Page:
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DISCLAIMER: These pages are presented solely as a source of INFORMATION and ENTERTAINMENT and to provide stern warnings against use where appropriate. No claims are made for the efficacy of any herb nor for any historical herbal treatment. In no way can the information provided here take the place of the standard, legal, medical practice of any country. Additionally, some of these plants are extremely toxic and should be used only by licensed professionals who have the means to process them properly into appropriate pharmaceuticals. One final note: many plants were used for a wide range of illnesses in the past, but be aware that many of the historical uses have proven to be ineffective for the problems to which they were applied.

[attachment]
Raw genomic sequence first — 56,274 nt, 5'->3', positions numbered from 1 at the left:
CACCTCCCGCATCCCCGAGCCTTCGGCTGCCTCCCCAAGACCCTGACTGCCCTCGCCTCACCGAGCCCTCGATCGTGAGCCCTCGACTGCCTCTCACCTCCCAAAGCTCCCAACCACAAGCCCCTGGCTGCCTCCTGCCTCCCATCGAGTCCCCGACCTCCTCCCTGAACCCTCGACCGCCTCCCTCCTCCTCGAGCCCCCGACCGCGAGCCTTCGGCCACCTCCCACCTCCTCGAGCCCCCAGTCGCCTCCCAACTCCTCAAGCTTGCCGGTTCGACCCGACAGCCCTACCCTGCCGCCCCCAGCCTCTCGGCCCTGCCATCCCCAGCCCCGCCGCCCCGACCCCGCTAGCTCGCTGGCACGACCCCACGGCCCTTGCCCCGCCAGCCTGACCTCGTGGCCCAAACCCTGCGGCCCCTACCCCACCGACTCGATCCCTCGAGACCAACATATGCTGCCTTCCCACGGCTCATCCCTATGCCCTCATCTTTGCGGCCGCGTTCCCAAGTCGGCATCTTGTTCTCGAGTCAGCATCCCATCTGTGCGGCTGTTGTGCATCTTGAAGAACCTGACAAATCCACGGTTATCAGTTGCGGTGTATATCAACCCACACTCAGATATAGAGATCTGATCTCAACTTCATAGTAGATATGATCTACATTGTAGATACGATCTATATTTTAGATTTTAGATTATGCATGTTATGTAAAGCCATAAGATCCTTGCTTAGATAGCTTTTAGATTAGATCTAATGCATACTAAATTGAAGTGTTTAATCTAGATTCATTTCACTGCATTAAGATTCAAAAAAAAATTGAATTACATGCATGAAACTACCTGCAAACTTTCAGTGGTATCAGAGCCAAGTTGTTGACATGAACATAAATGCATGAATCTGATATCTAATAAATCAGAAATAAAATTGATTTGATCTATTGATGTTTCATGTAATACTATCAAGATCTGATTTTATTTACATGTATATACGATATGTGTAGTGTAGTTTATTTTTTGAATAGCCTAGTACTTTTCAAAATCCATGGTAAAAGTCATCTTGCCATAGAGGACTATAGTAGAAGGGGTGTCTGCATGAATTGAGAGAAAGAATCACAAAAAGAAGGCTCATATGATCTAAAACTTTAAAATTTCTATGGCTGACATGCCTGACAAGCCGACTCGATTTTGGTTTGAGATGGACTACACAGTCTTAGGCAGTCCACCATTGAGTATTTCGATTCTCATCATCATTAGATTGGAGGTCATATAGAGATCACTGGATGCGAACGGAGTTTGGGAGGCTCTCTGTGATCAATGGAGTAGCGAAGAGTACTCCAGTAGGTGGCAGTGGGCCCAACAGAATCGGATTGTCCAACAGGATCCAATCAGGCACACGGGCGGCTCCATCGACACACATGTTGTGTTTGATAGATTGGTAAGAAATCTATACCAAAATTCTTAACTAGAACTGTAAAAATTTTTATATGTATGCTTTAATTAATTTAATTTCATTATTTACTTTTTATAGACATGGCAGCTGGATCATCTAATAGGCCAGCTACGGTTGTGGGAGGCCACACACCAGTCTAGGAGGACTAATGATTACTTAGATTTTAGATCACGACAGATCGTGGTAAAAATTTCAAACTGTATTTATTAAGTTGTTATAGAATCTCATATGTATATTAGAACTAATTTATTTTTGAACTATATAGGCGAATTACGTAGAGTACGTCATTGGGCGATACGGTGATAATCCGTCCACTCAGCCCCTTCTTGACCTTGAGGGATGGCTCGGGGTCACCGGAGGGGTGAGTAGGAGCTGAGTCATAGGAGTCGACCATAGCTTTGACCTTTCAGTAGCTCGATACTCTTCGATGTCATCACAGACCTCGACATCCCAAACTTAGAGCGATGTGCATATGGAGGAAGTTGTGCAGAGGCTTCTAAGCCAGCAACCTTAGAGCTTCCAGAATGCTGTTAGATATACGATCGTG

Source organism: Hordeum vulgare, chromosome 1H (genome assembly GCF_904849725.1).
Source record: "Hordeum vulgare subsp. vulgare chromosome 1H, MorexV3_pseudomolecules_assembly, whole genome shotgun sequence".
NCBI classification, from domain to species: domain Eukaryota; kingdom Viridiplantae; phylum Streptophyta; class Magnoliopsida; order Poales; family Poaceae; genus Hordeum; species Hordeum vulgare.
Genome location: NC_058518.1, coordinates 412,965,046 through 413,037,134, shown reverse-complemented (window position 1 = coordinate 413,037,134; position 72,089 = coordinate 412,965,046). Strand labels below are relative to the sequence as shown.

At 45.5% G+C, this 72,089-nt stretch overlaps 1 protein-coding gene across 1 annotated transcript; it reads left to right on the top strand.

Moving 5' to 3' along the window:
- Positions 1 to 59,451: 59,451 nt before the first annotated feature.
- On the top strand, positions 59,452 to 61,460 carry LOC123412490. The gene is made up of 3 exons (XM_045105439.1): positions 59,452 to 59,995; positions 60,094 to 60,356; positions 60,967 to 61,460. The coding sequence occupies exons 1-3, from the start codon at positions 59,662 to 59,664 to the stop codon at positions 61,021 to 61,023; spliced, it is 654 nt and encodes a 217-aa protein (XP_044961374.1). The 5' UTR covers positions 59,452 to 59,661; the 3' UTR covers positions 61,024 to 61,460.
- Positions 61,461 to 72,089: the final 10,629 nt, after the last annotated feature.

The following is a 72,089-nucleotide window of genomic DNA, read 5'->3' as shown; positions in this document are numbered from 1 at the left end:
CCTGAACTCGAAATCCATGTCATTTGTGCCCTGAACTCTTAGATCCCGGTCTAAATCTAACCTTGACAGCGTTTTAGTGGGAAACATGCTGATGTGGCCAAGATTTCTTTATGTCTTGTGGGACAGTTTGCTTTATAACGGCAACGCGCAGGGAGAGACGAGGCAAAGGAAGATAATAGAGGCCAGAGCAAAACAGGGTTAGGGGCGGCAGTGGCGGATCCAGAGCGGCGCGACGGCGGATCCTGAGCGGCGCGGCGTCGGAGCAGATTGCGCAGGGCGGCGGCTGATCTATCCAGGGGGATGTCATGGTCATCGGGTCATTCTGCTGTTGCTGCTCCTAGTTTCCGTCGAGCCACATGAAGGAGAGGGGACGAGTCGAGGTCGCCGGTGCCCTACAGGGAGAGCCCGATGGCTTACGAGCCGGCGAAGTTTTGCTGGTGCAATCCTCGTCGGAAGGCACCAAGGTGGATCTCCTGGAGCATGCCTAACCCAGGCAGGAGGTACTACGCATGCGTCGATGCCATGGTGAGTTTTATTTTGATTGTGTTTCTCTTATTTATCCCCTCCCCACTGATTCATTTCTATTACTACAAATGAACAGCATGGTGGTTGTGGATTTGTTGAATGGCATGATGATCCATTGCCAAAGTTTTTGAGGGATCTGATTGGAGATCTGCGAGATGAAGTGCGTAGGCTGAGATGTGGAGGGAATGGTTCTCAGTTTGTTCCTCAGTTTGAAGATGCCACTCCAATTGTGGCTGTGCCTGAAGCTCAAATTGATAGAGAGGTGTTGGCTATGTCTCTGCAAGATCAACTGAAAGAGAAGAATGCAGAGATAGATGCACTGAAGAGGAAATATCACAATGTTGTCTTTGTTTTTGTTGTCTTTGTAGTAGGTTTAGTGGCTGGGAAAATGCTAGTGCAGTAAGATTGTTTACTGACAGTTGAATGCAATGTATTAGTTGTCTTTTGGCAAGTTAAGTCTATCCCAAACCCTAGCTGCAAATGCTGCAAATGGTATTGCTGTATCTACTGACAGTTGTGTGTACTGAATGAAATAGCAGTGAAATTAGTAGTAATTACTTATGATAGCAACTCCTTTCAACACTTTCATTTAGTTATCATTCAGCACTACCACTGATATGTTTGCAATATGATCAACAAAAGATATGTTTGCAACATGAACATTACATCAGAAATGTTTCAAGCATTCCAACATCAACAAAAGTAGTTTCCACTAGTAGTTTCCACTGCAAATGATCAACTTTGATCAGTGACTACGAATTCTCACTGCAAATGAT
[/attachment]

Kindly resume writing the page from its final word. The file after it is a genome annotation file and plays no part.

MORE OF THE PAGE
(Aeollanthus gamwelliae syn A. graveolens)
Also: A. heliotropioides, A. lamborayi, A. myrianthus, A. pubescens
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Tender subshrub native to tropical zones of Africa. Fragrant herb which has an unusual exploding pollination mechanism. Some species have rose scented flowers and lemon-scented leaves. Found on rocky outcrops in Eastern Africa at altitudes of 4600 feet. Rich in essential oils including geraniol.

Propagation: By seed in spring.
Needs: Well-drained sandy-dry soil and full sun.
Harvest: Whole plant, or leaves and flowers (keep separate). All are distilled for oil.


Leaves are added to soups and salads.

Oil from the leaves and flowers is used in soaps and perfumes and sometimes substituted for palmarosa oil (Cymbopogon martinii).

©2000 by Ernestina Parziale, CH